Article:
Best Fast Bowling Attack in ICC World Cup 2023, and The 13th edition of the ICC Cricket World Cup is around the corner, and it promises to be a thrilling event, particularly for fast bowling enthusiasts. Traditionally, India has been known as a spinners‘ paradise, but recent years have witnessed a significant shift in the role of pace bowlers. In this article, we’ll explore this transformation and highlight the top five teams with the best fast-bowling units for the upcoming World Cup.
Over the past decade, the numbers tell a compelling story. From 2010 to 2018, pacers had an average of 37.4 and a strike rate of 39.2. However, since then, these figures have dropped to 33.2 and 34.7, respectively. This shift has redefined the importance of fast bowlers, making them key wicket-takers during the middle overs. As a result of this major paradigm shift, the upcoming World Cup is expected to be dominated by sides with strong pace bowling units.
1. Australia – The Fast Bowling Powerhouse
One of the strong favorites for the World Cup, Australia are probably the only team to have all their departments stacked with incredible talent. Moreover, they have one of the best and most experienced fast bowling units in the world right now. Each of their bowlers also has a lot of experience bowling in Indian conditions.
The trio of Starc-Hazlewood-Cummins is arguably the best in the world, both in terms of ability and performance. Known for delivering at the biggest stages, Starc will partner with the ever-reliable Hazlewood. The skipper Pat Cummins, with his robot-like accuracy, will take care of the middle overs along with all-rounders Stoinis and Marsh. The backup, in the form of Sean Abbott, is more than capable of breaking into the first-choice XI of any other lineup.
2. Pakistan – The Lethal Trio
Known for their rich fast bowling reserves, Pakistan has been terrific in recent ICC events. They narrowly missed out on a semifinal spot in the last World Cup. With a realistic chance of lifting the cup this time, much of Pakistan’s chances depend on how their in-form pace unit delivers.
Shaheen Afridi is one of the best new-ball bowlers in the world at the moment. He will have a huge burden on his shoulders, with many expecting him to succeed in conditions similar to his home conditions. Naseem has shown great control and consistency with the ball and forms a lethal new-ball par with Shaheen. Rauf is known for his hit-the-deck bowling with raw pace and awkward bounce. The trio is capable of bowling at high 140s on a consistent basis, getting in pin-point yorkers, and swinging the ball at will. That is a combination every team dreams of.
One of Pakistan’s star pacers, Naseem Shah, also suffered an injury during the Asia Cup game against India. It was later revealed that he had complained of a shoulder injury. Unfortunately for Pakistan, the probability of Naseem playing at the upcoming ODI World Cup 2023 is low as well. Reports are suggesting that Zaman Khan could be added to Pakistan’s squad for the ODI World Cup.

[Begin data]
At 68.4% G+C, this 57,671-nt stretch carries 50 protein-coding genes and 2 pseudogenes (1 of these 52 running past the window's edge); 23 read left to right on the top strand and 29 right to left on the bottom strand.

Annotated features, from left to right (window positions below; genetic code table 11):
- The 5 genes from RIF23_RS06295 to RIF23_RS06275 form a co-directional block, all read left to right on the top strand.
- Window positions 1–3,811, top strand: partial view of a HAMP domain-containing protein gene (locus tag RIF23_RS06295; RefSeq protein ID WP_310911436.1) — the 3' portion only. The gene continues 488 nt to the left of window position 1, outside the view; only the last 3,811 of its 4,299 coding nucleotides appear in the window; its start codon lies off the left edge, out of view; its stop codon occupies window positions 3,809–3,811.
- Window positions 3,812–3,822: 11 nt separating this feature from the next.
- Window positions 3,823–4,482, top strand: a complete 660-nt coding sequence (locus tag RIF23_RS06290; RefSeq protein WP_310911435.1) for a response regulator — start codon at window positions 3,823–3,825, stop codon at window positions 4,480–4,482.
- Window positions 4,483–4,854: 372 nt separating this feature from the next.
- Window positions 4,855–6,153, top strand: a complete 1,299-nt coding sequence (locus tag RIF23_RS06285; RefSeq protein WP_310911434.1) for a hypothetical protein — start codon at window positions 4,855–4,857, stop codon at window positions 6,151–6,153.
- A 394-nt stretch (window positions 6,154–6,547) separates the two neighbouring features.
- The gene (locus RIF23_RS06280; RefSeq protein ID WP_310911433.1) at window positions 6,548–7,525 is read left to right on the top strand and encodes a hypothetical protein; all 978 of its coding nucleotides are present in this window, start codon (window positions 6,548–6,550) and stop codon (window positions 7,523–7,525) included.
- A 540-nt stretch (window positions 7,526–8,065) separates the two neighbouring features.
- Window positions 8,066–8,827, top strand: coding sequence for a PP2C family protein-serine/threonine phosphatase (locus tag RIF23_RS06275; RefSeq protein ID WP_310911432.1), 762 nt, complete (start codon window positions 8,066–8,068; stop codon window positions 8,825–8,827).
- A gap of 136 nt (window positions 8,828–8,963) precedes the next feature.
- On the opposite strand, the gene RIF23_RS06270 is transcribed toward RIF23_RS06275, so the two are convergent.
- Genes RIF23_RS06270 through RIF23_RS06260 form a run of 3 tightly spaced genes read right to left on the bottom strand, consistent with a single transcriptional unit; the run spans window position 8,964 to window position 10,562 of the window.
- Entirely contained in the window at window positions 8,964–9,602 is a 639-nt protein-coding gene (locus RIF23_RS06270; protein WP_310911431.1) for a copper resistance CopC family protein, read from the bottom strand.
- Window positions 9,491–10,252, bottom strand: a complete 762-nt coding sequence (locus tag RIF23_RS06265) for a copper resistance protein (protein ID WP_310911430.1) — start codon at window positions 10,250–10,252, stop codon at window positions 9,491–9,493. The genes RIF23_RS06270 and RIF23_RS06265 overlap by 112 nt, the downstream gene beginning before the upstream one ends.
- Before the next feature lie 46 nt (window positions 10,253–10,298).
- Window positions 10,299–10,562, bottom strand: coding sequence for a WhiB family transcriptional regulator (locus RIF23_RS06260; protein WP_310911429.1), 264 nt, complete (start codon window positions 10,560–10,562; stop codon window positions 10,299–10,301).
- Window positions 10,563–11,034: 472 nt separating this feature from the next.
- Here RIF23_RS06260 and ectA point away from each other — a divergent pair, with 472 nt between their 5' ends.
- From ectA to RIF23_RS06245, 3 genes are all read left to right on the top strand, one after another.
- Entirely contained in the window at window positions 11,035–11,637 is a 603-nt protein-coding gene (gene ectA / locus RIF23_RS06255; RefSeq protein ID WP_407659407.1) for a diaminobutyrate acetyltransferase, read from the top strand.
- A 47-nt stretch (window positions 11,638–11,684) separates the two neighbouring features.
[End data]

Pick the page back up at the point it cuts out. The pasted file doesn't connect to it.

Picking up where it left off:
3. India – The Hosts’ Strength
India, as the host nation, relies on its rejuvenated pace of attack. With Jasprit Bumrah, Mohammed Shami, and Mohammed Siraj in their ranks, India’s fast bowlers have the potential to dismantle any opposition. Two-time champions and hosts for the 13th edition, India will be going into the tournament with a pace attack that is capable of running through any opposition.
With Bumrah back in action after major injuries, their pace attack looks at full strength again and is arguably one of the best in the tournament. Siraj was the top-ranked ODI bowler not long back, and he and Bumrah are expected to share the new ball. Shardul, with his knack of picking crucial wickets, will likely be able to bowl at any stage required. Shami is a proven veteran, with his pace troubling most batters, while Pandya has shown glimpses of brilliance in middle overs with his bounce. The pace attack for the hosts covers all bases except for having a left-arm seamer in their ranks.
4. New Zealand – Dark Horses
Perennial dark horses New Zealand lost the final of the World Cup four years back by the barest of margins imaginable. The Kiwis would like fortune to smile on them and get third time lucky this time, after being runner-ups in the last two editions of the World Cup. And for that to happen, they need their fast bowling unit to fire in unison.
One of the best new ball pairs in the format, Boult and Southee will be seen together in the World Cup one last time. They would love to end it with the trophy in their hands. The Kiwi pace attack covers all bases, and most of the bowlers have good exposure to Indian conditions. Boult, Henry, and Southee can make the new ball talk, and Ferguson and Neesham can rattle any lineup with raw pace in the middle overs.
5. South Africa – The Pace Variety
The Proteas had a forgettable outing in the 2019 World Cup. But going into the 13th edition, they have an enviable pace bowling unit that has enough variety to make a mark in the Indian subcontinent. South Africa has rebuilt its fast bowling unit and now boasts a diverse array of pacers. This variety could be a game-changer in the Indian subcontinent.
The likes of Rabada, Nortje, Ngidi, and Jansen, who will most likely be the first-choice bowlers, have enough experience in Indian conditions. While Rabada and Ngidi can take care of the new ball, Jansen and Nortje can be lethal weapons in the middle overs.
The 13th ICC Cricket World Cup promises an exciting showcase of fast-bowling talent. The shift in the game’s dynamics has elevated the importance of pace bowlers, making them crucial to their teams’ success. As these top five teams prepare to battle it out, fans can expect thrilling contests dominated by the speed merchants of the cricket world.